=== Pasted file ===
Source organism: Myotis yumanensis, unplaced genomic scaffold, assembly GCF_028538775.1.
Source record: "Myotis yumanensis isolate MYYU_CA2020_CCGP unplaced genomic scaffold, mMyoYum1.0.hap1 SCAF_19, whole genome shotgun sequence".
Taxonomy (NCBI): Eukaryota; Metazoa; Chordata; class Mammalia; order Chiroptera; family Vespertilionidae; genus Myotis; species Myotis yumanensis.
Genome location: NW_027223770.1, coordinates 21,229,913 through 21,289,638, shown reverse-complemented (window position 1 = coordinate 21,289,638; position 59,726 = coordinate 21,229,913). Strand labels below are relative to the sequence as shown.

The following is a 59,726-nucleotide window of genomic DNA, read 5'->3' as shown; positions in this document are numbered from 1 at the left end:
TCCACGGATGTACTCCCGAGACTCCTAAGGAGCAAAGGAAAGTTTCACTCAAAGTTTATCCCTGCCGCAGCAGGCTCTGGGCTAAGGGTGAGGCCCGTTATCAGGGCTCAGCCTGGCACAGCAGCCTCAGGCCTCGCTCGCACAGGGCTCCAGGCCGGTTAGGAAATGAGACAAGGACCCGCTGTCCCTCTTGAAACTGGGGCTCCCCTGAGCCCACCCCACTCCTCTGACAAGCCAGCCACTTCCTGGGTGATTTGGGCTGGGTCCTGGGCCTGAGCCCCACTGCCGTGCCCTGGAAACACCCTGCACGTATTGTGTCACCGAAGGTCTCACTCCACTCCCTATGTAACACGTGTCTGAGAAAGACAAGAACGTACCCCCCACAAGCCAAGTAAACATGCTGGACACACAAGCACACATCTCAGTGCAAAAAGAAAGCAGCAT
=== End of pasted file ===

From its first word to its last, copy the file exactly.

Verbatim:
Source organism: Myotis yumanensis, unplaced genomic scaffold, assembly GCF_028538775.1.
Source record: "Myotis yumanensis isolate MYYU_CA2020_CCGP unplaced genomic scaffold, mMyoYum1.0.hap1 SCAF_19, whole genome shotgun sequence".
Taxonomy (NCBI): Eukaryota; Metazoa; Chordata; class Mammalia; order Chiroptera; family Vespertilionidae; genus Myotis; species Myotis yumanensis.
Genome location: NW_027223770.1, coordinates 21,229,913 through 21,289,638, shown reverse-complemented (window position 1 = coordinate 21,289,638; position 59,726 = coordinate 21,229,913). Strand labels below are relative to the sequence as shown.

The following is a 59,726-nucleotide window of genomic DNA, read 5'->3' as shown; positions in this document are numbered from 1 at the left end:
TCCACGGATGTACTCCCGAGACTCCTAAGGAGCAAAGGAAAGTTTCACTCAAAGTTTATCCCTGCCGCAGCAGGCTCTGGGCTAAGGGTGAGGCCCGTTATCAGGGCTCAGCCTGGCACAGCAGCCTCAGGCCTCGCTCGCACAGGGCTCCAGGCCGGTTAGGAAATGAGACAAGGACCCGCTGTCCCTCTTGAAACTGGGGCTCCCCTGAGCCCACCCCACTCCTCTGACAAGCCAGCCACTTCCTGGGTGATTTGGGCTGGGTCCTGGGCCTGAGCCCCACTGCCGTGCCCTGGAAACACCCTGCACGTATTGTGTCACCGAAGGTCTCACTCCACTCCCTATGTAACACGTGTCTGAGAAAGACAAGAACGTACCCCCCACAAGCCAAGTAAACATGCTGGACACACAAGCACACATCTCAGTGCAAAAAGAAAGCAGCAT